Of course, those of us who’ve read the rest of the story know how much it cost Joseph to stick to his values. Potiphar’s wife didn’t take rejection lightly. Instead, she screamed “rape” and, of course, everyone believed her. So Joseph went to prison. He chose righteousness; and it cost him everything he had worked so hard to attain. I don’t know whether or not Joseph will be standing among those 144,000 on Mt. Zion as one of those first-fruits unto God, but it wouldn’t surprise me!

I find an amazing correlation and contrast here between rebellious angels who “did not keep their own domain,” but “abandoned their proper abode” and, “just as Sodom and Gomorrah,” “went after strange flesh” (Jude 1:6-7, NASB) and these 144,000 whose love, commitment, and submission to God enabled them to “have kept themselves chaste” (Revelation 14:4, NASB) throughout their lives. More than that, as I share John’s vision and, through the eyes of faith, gaze out on Mount Zion to view these 144,000 who are “the first fruits to God,” I find a tremendous encouragement to sanctification in my own life, don’t you? Satan and his minions surely tempted them as all are tempted with “the lust of the flesh, the lust if the eyes, and the boastful pride of life” (I John 2:16, NASB), saying things like, “Come on, be like us!” “Boundaries are bendable!” “It’s en vogue, fashionable, all the rage, and you’ll be cool!” These men, however, will have stood firm against Satan’s onslaught.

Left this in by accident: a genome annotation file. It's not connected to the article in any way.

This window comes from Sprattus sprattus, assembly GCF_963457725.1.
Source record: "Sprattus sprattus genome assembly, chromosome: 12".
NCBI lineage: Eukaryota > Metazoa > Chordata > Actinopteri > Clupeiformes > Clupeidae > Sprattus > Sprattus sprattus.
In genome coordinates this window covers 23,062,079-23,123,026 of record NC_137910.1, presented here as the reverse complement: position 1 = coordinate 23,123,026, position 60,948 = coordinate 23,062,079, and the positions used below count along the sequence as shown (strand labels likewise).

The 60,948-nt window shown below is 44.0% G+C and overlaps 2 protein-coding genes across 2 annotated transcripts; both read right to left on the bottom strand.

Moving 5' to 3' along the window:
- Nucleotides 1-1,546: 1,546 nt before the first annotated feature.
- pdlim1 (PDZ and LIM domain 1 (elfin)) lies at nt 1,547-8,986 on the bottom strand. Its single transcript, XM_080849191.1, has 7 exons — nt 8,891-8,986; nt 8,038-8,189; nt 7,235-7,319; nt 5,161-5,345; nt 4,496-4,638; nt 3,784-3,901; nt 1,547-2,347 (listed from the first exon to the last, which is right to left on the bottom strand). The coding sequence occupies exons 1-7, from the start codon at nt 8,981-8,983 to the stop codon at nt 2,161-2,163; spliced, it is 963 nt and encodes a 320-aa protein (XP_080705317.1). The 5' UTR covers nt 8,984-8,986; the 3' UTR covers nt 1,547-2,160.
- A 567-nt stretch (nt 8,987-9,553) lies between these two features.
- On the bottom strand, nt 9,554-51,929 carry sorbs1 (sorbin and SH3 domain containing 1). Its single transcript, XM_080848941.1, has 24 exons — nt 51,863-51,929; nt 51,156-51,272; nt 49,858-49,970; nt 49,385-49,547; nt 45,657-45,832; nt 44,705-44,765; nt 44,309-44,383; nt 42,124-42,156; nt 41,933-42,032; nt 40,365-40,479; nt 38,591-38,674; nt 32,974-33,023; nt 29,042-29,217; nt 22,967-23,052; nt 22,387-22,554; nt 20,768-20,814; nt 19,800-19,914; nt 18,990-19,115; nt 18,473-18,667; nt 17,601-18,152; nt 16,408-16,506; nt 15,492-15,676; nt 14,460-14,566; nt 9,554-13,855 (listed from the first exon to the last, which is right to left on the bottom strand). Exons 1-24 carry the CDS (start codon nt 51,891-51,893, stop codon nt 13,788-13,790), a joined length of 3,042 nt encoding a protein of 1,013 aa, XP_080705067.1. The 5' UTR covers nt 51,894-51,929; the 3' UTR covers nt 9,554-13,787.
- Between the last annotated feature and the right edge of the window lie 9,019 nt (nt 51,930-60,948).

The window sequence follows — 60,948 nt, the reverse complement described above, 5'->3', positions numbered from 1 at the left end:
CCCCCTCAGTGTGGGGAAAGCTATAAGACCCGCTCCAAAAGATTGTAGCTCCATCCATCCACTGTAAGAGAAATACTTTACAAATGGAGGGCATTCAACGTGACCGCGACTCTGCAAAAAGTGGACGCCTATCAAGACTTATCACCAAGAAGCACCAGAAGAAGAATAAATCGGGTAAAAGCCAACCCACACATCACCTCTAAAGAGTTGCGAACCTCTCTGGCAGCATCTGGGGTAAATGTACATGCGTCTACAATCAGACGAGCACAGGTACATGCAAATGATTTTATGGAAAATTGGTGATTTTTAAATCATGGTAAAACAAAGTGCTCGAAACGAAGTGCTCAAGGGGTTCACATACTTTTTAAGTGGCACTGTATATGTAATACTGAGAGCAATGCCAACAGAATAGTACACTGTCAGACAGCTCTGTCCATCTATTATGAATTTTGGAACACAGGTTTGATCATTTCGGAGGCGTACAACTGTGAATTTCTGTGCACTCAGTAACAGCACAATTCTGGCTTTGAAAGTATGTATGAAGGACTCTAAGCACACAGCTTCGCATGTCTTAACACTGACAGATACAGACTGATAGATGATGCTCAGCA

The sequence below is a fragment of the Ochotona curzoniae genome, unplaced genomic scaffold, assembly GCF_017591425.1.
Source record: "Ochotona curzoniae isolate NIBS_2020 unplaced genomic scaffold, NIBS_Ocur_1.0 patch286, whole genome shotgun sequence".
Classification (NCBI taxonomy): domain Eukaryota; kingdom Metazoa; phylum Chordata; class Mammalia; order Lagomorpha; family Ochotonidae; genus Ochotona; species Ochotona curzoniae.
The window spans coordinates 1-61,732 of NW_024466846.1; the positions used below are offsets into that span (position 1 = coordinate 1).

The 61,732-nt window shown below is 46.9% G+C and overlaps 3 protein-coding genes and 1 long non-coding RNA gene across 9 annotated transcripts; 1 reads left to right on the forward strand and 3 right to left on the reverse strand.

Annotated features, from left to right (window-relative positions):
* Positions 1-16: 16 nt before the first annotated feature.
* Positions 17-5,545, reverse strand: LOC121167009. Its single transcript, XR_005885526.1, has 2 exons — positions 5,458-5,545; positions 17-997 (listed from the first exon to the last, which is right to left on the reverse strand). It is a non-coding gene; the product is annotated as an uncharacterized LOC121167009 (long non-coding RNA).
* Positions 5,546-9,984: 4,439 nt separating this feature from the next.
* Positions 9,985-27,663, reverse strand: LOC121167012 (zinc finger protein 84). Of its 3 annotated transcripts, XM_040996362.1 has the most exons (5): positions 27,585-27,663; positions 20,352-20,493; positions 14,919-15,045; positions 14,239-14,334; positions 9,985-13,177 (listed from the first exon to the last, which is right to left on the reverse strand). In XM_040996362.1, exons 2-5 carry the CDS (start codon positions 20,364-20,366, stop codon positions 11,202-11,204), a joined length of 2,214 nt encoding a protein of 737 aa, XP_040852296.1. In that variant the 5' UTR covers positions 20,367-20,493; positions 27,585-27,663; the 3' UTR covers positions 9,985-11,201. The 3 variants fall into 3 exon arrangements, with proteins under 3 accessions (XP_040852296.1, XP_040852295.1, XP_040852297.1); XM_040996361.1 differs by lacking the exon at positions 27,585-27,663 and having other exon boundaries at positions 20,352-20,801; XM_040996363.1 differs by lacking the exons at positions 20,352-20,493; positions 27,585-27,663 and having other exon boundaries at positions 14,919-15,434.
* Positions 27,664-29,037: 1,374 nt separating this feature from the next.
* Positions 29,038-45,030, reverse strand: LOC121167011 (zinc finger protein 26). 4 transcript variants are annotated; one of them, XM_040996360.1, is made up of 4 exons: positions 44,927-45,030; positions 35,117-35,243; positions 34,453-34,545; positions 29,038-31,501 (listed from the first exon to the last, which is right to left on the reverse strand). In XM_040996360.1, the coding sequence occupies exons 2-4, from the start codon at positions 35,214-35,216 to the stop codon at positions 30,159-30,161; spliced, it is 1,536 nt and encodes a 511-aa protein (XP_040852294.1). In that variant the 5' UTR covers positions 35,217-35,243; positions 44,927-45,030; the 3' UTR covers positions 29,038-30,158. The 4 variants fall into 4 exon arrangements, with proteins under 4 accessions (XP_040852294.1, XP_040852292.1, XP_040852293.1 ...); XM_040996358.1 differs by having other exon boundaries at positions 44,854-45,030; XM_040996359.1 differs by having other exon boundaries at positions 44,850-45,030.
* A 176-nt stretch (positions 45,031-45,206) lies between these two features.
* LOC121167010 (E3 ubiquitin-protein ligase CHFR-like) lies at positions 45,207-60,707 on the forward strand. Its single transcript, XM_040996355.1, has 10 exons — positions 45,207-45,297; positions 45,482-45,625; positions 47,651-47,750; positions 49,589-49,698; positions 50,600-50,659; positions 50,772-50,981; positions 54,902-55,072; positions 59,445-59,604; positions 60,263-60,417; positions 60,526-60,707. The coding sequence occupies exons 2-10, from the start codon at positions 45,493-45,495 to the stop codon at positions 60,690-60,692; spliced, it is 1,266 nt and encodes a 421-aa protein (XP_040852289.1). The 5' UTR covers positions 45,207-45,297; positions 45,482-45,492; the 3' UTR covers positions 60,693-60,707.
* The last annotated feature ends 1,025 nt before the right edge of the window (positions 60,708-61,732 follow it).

For now, it’s our turn to take our stand and “fight the good fight of faith” (I Timothy 6:12) here on battlefield Earth, a world subject to the destructive influences of satanic forces. We must never forget that our “adversary, the devil, prowls around like a roaring lion, seeking someone to devour” (I Peter 5:8, NASB). He and his minions are continually flooding our society with the same age-old temptation to blur the lines, disregard God’s established boundaries, and allow ourselves to sin in precisely the ways in which the rebellious angels sinned.